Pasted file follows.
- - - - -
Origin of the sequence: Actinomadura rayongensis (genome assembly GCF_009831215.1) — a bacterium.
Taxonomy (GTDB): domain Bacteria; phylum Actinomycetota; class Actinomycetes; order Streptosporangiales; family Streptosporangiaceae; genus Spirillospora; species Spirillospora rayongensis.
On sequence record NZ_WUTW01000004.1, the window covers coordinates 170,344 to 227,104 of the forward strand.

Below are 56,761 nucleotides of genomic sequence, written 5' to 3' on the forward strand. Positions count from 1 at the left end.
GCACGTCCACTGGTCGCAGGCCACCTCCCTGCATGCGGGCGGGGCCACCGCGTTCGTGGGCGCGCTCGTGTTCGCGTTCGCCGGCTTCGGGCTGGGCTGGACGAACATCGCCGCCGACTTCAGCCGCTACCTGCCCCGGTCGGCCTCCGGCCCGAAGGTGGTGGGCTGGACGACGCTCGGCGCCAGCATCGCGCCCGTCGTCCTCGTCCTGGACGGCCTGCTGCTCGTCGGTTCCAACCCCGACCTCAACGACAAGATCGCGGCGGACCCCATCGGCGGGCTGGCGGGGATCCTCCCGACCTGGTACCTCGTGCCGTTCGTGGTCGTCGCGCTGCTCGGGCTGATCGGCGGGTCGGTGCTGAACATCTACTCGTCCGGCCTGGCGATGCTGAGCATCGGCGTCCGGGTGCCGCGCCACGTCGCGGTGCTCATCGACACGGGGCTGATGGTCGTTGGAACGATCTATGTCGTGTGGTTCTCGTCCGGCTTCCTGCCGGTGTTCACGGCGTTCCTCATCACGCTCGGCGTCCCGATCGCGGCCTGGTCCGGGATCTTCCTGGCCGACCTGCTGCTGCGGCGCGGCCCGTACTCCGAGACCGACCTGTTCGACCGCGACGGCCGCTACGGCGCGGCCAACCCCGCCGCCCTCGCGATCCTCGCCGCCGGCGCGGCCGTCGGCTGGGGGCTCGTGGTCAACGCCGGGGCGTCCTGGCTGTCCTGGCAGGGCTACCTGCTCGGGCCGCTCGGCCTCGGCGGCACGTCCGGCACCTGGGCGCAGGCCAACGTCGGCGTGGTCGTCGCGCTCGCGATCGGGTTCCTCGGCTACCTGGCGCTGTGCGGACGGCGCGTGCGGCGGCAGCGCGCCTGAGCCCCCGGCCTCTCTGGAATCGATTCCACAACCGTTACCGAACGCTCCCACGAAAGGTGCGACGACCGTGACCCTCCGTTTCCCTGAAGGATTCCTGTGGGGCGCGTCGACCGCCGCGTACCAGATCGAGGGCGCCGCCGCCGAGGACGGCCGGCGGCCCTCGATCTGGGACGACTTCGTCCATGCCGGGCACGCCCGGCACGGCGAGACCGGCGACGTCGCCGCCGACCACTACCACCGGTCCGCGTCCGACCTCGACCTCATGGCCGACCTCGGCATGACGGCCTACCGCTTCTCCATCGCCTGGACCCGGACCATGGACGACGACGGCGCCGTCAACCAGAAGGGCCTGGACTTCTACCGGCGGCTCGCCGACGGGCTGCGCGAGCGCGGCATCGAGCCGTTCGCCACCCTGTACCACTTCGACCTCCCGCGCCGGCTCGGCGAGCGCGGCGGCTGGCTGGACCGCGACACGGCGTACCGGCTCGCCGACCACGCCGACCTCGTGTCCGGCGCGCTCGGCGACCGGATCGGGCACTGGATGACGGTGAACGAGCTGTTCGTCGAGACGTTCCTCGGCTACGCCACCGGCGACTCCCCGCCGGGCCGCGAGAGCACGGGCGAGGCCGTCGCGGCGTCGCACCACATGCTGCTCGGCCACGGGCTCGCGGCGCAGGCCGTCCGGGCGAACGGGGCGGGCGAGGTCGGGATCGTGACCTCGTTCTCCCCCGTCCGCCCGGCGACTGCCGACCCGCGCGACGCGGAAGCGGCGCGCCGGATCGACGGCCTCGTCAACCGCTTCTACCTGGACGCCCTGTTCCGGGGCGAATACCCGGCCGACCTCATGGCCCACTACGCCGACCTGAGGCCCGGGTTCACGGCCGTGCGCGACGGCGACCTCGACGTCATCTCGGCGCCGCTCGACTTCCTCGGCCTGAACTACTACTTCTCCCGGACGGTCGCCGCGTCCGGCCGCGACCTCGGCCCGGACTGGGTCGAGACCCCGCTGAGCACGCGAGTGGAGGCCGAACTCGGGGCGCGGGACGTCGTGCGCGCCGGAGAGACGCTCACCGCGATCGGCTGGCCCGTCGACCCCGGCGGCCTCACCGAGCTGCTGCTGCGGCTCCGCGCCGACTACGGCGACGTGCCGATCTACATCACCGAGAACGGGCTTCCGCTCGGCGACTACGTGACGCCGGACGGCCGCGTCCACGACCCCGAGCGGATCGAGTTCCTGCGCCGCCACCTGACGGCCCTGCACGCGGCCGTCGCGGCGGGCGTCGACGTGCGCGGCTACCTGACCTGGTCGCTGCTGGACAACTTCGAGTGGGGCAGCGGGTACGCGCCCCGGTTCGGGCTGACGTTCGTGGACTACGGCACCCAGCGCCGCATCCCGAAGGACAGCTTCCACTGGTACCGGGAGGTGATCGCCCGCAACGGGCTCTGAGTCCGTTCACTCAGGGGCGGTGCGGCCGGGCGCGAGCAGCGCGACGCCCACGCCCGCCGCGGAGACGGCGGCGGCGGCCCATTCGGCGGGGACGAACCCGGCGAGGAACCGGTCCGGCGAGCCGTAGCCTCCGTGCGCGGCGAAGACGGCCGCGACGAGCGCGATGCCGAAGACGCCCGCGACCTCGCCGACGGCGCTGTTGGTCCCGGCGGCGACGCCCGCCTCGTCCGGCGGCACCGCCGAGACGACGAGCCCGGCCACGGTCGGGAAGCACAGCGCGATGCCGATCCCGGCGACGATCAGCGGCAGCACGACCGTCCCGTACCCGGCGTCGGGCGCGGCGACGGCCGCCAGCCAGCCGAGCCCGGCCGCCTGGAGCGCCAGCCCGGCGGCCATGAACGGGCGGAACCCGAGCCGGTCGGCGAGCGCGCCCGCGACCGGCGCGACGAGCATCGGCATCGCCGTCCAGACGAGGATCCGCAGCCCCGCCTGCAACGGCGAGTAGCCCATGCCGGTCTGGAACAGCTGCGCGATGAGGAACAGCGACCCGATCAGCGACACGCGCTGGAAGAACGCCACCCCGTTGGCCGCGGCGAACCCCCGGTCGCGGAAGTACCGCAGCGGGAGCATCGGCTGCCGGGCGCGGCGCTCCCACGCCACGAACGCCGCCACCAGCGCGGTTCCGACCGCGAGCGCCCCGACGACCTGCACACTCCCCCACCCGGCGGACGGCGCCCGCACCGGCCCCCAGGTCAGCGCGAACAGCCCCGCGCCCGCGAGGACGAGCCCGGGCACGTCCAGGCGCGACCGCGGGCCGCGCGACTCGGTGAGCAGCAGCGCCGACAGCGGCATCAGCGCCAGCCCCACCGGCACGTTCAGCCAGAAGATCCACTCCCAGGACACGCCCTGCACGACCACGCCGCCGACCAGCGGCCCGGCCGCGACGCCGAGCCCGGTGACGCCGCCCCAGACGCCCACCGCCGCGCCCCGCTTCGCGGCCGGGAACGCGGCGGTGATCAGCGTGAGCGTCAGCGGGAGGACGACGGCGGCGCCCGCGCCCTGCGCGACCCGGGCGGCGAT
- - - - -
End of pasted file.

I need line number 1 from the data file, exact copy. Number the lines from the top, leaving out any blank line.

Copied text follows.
Origin of the sequence: Actinomadura rayongensis (genome assembly GCF_009831215.1) — a bacterium.